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  • Writer's pictureLinda Paralez

Four Types of Fishermen

Updated: Apr 18, 2020

L. Paralez, President Demarche Consulting Group

I’m often struck by how consistent common foundational themes for improvement  have stayed true through organizational adoption of TQM (total quality management), Six Sigma, BPM (business process management), and now Lean. There’s the feeling of “everything old is new again” each time I help an organization address its “transformation initiative.”  These thoughts were on my mind when recently I read a story,  shared by our LinkedIn group narrator (discussion group is called the W. Edwards Deming Institute Official Group) about four types of fishermen in the world.

Now I have to say that participating in several of these discussion groups  has proved to be a wealth of insight, reminders, and source of reflection for me. This story, shared by Daniel Lang (used with permission), elicited several comments from group participants recalling Deming telling versions of the four types of fishermen related to the role of “willing workers,” the cost of poor management in organizations (lack of profound knowledge), and the vigorous practice of Deming’s Point 13 (see side bar). Here’s the story, as retold by Daniel Lang:

“There are four types of fishermen in the world. The first type will teach a person to fish, to impart a skill to another. He will teach others without cost. They are not into much self-promotion. They are not so full of themselves that they cannot recognize the skill and abilities others may have. All that is needed for them to teach, is an opportunity for them to speak or a simple question and they will be more than glad to share their skill with others. Though they have great learning, they are able to learn from others. They realize that there are enough fish in the ocean, and even if they spent their entire life teaching others to fish, that the fish would not be depleted. These are individuals called willing workers and cooperative, positive managers of fishing, of course.

There is a second type of fisherman who will not teach the entire skill of fishing. He will only give parts. It is only given in parts for one of two reasons. The first reason is he only knows a part. The second reason is he does not really want others to learn how to fish. For if they do not know how to fish, he can catch all the fish and sell them back to those who are not able to fish at exorbitant prices. He covets all the fish in all the waters. These are called the academia and consultants of fishing, of course.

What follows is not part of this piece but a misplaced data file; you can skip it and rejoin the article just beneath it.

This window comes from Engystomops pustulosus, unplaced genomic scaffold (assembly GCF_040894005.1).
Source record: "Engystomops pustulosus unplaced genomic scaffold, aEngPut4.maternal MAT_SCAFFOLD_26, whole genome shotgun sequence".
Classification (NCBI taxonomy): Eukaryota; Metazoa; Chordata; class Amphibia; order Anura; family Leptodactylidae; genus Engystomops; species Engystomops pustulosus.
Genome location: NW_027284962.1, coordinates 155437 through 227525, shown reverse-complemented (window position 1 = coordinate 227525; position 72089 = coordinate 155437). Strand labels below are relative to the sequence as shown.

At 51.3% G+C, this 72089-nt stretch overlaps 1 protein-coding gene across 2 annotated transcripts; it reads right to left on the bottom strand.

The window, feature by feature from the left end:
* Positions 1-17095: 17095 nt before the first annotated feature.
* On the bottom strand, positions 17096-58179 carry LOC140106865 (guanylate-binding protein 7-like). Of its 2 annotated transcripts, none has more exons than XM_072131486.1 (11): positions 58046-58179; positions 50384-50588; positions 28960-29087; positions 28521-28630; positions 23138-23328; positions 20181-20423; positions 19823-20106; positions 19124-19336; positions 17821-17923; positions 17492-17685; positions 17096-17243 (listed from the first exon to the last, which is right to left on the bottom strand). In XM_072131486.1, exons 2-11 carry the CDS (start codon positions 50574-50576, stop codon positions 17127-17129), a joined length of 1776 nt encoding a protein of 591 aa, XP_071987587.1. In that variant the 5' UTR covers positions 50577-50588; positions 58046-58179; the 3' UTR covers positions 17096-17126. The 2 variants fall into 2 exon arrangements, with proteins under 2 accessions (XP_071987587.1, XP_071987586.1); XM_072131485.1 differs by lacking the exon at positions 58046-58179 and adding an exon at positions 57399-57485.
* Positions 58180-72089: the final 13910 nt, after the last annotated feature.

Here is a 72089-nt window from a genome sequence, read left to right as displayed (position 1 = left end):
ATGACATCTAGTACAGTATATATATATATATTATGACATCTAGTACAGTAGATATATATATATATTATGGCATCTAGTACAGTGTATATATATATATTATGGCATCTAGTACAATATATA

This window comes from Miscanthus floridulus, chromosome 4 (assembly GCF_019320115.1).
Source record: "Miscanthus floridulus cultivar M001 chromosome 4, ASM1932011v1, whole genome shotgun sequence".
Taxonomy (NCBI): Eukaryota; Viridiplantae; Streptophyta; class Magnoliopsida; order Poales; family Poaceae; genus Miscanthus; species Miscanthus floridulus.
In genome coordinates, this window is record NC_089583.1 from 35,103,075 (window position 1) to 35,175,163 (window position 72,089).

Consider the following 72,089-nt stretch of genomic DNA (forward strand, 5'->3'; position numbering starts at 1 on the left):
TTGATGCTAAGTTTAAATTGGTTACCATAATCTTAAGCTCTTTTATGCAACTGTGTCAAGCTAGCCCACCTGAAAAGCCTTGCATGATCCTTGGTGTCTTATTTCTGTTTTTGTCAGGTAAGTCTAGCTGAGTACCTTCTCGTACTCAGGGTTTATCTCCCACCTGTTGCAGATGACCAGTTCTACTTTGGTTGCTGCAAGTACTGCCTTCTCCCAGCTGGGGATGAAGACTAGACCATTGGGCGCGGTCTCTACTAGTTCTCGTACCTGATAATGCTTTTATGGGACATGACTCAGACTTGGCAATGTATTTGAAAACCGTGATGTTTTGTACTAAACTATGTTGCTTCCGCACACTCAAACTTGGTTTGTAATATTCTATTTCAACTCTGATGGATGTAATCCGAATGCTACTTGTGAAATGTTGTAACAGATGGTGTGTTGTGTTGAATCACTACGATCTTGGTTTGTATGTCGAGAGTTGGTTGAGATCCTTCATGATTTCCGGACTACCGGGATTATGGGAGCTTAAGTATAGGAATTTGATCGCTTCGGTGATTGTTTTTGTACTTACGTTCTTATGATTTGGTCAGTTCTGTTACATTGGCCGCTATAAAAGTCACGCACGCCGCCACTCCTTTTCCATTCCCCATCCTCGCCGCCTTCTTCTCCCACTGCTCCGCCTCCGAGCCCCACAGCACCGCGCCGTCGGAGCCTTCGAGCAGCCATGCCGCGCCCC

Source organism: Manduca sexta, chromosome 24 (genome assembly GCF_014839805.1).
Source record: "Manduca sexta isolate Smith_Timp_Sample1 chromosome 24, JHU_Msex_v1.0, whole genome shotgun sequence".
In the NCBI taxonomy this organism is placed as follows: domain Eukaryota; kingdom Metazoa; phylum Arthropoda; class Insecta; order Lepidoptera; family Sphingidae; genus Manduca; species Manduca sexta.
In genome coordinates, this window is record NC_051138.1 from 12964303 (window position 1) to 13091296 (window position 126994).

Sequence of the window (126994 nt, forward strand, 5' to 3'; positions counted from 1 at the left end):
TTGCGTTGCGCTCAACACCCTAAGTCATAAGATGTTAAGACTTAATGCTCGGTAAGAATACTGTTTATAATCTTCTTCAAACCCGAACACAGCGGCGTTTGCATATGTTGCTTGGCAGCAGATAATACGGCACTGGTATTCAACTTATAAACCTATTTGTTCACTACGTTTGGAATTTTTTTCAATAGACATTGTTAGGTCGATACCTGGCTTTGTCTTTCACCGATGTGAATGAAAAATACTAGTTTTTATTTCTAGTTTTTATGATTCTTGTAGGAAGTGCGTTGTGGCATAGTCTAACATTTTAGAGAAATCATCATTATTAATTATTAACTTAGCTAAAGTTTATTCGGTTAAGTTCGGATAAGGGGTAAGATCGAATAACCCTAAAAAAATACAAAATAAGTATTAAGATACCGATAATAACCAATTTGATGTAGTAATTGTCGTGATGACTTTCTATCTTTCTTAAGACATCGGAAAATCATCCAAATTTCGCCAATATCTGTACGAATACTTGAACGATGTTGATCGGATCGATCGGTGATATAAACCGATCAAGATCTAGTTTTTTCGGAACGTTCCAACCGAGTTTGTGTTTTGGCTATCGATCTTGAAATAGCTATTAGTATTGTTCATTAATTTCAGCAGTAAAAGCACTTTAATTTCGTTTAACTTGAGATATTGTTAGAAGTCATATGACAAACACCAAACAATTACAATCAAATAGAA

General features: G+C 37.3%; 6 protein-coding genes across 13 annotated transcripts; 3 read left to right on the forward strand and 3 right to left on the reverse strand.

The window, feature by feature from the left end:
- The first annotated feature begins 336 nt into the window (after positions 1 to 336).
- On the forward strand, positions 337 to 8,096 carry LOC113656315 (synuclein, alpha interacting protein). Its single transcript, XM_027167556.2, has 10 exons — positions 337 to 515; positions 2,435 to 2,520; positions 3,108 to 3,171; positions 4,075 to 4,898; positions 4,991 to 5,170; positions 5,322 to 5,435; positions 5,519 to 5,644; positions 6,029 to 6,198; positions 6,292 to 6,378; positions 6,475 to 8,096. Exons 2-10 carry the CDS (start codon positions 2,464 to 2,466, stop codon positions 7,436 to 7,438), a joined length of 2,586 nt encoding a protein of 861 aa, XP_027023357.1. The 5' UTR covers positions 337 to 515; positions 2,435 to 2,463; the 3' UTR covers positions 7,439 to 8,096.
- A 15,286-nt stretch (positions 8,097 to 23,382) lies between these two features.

There is a third type of fisherman in the world. These left to their own devices would deplete all the fish of the world. They have! Their boats have names like Enron, Banking Industry, Real Estate Collapse, Government, Big Corporations and Outrageous CEO Compensation to name a few.

There is a fourth type of fisherman in the world. They are highly skilled by education, experience, and  observation. These are humble and not self-promoting. They make but a stipend of what they are worth. They see that the skill that they have developed is not so much their achievement, as the achievement of many. These types of fishermen are fewer than few. [Dr. Deming was this type of fisherman.] ​  Transformation occurs when the first and fourth type of fisherman unite. The second and the third type are useless for transformation and must change their ways.”

And my final thought – while writing yet another transformation initiative proposal – everything old is new again.

📷Deming's Fourteen Points for Management:

  1. Create constancy of purpose for improvement of product and services

  2. Adopt the new philosophy

  3. Cease dependence on mass inspection

  4. End the practice of awarding business on price tag alone

  5. Constantly and forever improve the systems of production and services

  6. Institute modern methods of training on the job

  7. Institute modern methods of supervision and leadership

  8. Drive out fear

  9. Break down barriers between departments

  10. Eliminate numerical goals for the work force

  11. Eliminate work standards and numerical quotas

  12. Remove barriers to pride of workmanship

  13. Institute a vigorous program of education and training for everyone

  14. Create a structure in top management that will push every day on the above 13 points.

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